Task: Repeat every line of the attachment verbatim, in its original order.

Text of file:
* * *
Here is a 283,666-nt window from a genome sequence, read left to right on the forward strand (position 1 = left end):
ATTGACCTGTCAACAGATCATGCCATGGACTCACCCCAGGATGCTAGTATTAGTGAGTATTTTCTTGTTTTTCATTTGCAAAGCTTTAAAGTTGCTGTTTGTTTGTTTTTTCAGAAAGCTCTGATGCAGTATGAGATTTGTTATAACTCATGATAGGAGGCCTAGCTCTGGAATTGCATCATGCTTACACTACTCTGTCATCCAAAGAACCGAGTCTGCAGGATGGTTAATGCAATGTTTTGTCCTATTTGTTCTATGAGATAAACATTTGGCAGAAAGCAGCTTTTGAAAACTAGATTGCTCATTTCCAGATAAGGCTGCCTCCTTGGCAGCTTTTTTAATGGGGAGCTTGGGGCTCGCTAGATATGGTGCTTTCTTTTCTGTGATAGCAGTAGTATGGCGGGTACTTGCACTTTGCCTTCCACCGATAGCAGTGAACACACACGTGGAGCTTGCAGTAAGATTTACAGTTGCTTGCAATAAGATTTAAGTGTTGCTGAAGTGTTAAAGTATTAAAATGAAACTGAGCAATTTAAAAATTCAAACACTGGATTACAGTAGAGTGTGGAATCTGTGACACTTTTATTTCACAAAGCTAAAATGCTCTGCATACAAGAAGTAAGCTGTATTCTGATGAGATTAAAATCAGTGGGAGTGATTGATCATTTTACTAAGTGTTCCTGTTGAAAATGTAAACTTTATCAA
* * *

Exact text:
Here is a 283,666-nt window from a genome sequence, read left to right on the forward strand (position 1 = left end):
ATTGACCTGTCAACAGATCATGCCATGGACTCACCCCAGGATGCTAGTATTAGTGAGTATTTTCTTGTTTTTCATTTGCAAAGCTTTAAAGTTGCTGTTTGTTTGTTTTTTCAGAAAGCTCTGATGCAGTATGAGATTTGTTATAACTCATGATAGGAGGCCTAGCTCTGGAATTGCATCATGCTTACACTACTCTGTCATCCAAAGAACCGAGTCTGCAGGATGGTTAATGCAATGTTTTGTCCTATTTGTTCTATGAGATAAACATTTGGCAGAAAGCAGCTTTTGAAAACTAGATTGCTCATTTCCAGATAAGGCTGCCTCCTTGGCAGCTTTTTTAATGGGGAGCTTGGGGCTCGCTAGATATGGTGCTTTCTTTTCTGTGATAGCAGTAGTATGGCGGGTACTTGCACTTTGCCTTCCACCGATAGCAGTGAACACACACGTGGAGCTTGCAGTAAGATTTACAGTTGCTTGCAATAAGATTTAAGTGTTGCTGAAGTGTTAAAGTATTAAAATGAAACTGAGCAATTTAAAAATTCAAACACTGGATTACAGTAGAGTGTGGAATCTGTGACACTTTTATTTCACAAAGCTAAAATGCTCTGCATACAAGAAGTAAGCTGTATTCTGATGAGATTAAAATCAGTGGGAGTGATTGATCATTTTACTAAGTGTTCCTGTTGAAAATGTAAACTTTATCAA